For example, Level 3 argues that Verizon’s quotation is unacceptable because it failed to comply with the fixed-price requirement.  The RFQ required that vendors submit fixed-priced quotations, which accounted for all applicable charges, for the life of the delivery order.[16]  RFQ at 7.  Verizon’s quotation stated:

Verizon’s quoted rates are firm fixed and include all current applicable charges.  In the event a new tax or similar charge arises or becomes applicable during the term and has a material impact on circuit cost, such an event would be beyond Verizon’s control and Verizon will work with the Government to revise contract rates to address the change. 

AR, Tab 9, Verizon Quotation, Oct. 28, 2015, at 26.

We find DISA’s determination that Verizon’s quotation complied with the fixed-price requirement, notwithstanding the aforementioned “exception,” to be reasonable.  First, the solicitation itself contemplates that future tariff charges could result in permissible changes to the awardee’s price.  This is consistent with the terms of the basic ordering agreements that DISA had previously entered into with Verizon (and other vendors), which included Defense Federal Acquisition Regulation Supplement (DFARS) clauses 252.239-7005 (Rates, Charges, and Services), and 252.239-7006 (Tariff Information).  AR, Apr. 29, 2016, attach. 2, DISA Basic Agreement with Verizon, at 3.  These clauses essentially anticipate new taxes or tariffs imposed by outside governmental bodies, and contemplate how such charges may be passed on to the government in a commercial manner.  Thus, the language in Verizon’s quotation essentially restates terms of the vendor’s basic ordering agreement that would be incorporated by reference into any awarded delivery order.  See RFQ at 6.

Moreover, Verizon’s quotation did not state that the awardee would refuse to perform in the event a new or similar charge impacted its cost, nor did Verizon state that it would be entitled to a price adjustment.  Verizon’s quotation stated only that it would seek through negotiation a price adjustment from the agency.  As such, the agency reasonably found that Verizon’s quotation was compliant with the RFQ’s fixed-price requirement.  We therefore see no merit in Level 3’s argument that Verizon took exception to the solicitation’s fixed-price requirement, or that the language in Verizon’s quotation mandated a determination of unacceptability.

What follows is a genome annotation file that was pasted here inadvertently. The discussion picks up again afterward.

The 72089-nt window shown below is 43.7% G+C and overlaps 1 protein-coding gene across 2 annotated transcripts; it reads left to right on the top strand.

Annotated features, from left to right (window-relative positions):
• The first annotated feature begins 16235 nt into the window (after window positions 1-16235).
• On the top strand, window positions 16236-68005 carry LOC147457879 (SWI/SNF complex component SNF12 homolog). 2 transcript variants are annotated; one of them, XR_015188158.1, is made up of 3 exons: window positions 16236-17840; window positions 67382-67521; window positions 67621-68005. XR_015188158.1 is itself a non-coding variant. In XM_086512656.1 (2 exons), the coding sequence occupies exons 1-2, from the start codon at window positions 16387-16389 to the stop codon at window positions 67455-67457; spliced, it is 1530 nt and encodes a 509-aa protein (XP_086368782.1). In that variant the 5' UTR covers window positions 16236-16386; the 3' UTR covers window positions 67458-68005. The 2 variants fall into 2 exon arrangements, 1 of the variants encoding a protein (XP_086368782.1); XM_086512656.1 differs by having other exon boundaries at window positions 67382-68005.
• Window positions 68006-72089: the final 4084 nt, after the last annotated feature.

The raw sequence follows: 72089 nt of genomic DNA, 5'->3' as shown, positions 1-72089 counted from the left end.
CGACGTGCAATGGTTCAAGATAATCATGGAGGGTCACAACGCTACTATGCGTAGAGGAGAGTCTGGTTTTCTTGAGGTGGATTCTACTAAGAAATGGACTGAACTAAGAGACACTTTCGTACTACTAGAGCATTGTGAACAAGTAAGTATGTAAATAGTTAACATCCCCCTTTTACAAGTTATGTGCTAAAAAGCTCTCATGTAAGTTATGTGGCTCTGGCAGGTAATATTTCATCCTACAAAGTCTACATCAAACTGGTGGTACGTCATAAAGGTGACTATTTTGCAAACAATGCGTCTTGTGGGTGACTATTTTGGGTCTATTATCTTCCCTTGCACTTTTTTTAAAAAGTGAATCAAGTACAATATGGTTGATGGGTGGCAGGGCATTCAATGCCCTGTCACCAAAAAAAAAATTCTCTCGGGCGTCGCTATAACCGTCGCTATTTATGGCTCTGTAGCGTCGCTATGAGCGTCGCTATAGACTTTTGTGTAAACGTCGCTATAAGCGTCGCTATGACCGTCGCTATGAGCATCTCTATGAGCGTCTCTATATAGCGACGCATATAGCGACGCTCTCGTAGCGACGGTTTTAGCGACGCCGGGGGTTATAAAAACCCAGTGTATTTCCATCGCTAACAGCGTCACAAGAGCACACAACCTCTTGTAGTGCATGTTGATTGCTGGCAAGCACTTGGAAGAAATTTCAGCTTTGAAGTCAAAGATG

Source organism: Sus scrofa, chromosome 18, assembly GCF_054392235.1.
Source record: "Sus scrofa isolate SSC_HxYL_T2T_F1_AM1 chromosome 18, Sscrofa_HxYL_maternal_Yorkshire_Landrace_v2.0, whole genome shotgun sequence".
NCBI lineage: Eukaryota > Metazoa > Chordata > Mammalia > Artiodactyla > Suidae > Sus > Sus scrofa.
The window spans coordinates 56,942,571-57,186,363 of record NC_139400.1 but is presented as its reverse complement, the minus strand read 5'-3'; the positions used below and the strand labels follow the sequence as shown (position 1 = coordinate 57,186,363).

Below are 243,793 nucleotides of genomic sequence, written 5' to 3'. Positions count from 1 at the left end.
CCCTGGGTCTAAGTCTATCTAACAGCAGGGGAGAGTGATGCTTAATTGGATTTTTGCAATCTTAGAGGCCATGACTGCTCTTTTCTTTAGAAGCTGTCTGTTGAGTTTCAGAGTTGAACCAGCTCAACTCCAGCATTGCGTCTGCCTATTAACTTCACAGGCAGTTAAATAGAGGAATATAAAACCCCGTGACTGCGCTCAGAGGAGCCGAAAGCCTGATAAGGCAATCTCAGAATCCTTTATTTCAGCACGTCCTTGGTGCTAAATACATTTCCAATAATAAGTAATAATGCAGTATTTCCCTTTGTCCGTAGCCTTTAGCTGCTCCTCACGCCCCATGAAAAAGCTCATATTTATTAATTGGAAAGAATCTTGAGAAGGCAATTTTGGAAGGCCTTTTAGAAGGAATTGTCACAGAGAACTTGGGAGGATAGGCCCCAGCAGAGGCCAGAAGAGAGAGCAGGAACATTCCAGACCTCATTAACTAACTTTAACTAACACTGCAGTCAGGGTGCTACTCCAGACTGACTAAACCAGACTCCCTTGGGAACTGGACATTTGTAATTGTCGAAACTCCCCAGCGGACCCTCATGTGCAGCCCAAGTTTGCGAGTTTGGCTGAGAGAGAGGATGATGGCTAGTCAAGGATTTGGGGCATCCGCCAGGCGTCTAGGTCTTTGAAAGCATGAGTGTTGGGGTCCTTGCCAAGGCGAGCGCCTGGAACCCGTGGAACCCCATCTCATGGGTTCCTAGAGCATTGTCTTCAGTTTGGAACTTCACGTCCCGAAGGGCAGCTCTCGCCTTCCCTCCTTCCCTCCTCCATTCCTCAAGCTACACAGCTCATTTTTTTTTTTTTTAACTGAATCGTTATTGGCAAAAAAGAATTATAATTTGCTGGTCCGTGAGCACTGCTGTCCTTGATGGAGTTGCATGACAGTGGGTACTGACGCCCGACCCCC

As another example, Level 3 argues that Verizon’s quotation is unacceptable because it failed to comply with the service date requirement.  The RFQ required vendors to commit to a service date of May 2, 2016.  RFQ Amend. 002, at 3.  Verizon’s quotation expressly stated that it would comply with the RFQ’s service date requirement, AR, Tab 9, Verizon Quotation, Oct. 28, 2015, at 21; however, the awardee also included a “force majeure” provision stating that the vendor was not liable for failure to perform for causes beyond its reasonable control, including events such as “cable cuts.”  Id. at 17.  Level 3 argues that this amounted to an improper condition on Verizon’s willingness to comply with the service date requirement.

We again find that Verizon’s quotation essentially does no more than restate the terms of its basic ordering agreement with the agency.  The ordering agreement included FAR clause 52.212-4 (Contract Terms and Conditions – Commercial Items) which expressly stated in relevant part that the contractor was not liable for nonperformance caused by an occurrence beyond the reasonable control of the contractor and without its fault or negligence (e.g., acts of God or the public enemy, acts of the Government in either a sovereign or contractual capacity, fires, floods, epidemics, strikes, unusually severe weather).  AR, Apr. 29, 2016, attach. 2, DISA Basic Agreement with Verizon, at 20.  The protester fails to show how Verizon’s “force majeure” provision, including the apparently offensive “cable cuts” language, exceeds in any meaningful way the excusable delays already permitted and enumerated in the awardee’s basic ordering agreement or otherwise reflects a material exception to the terms of the solicitation.  In sum, we find no merit in Level 3’s assertions that any of the language in Verizon’s quotation warranted a determination of unacceptability.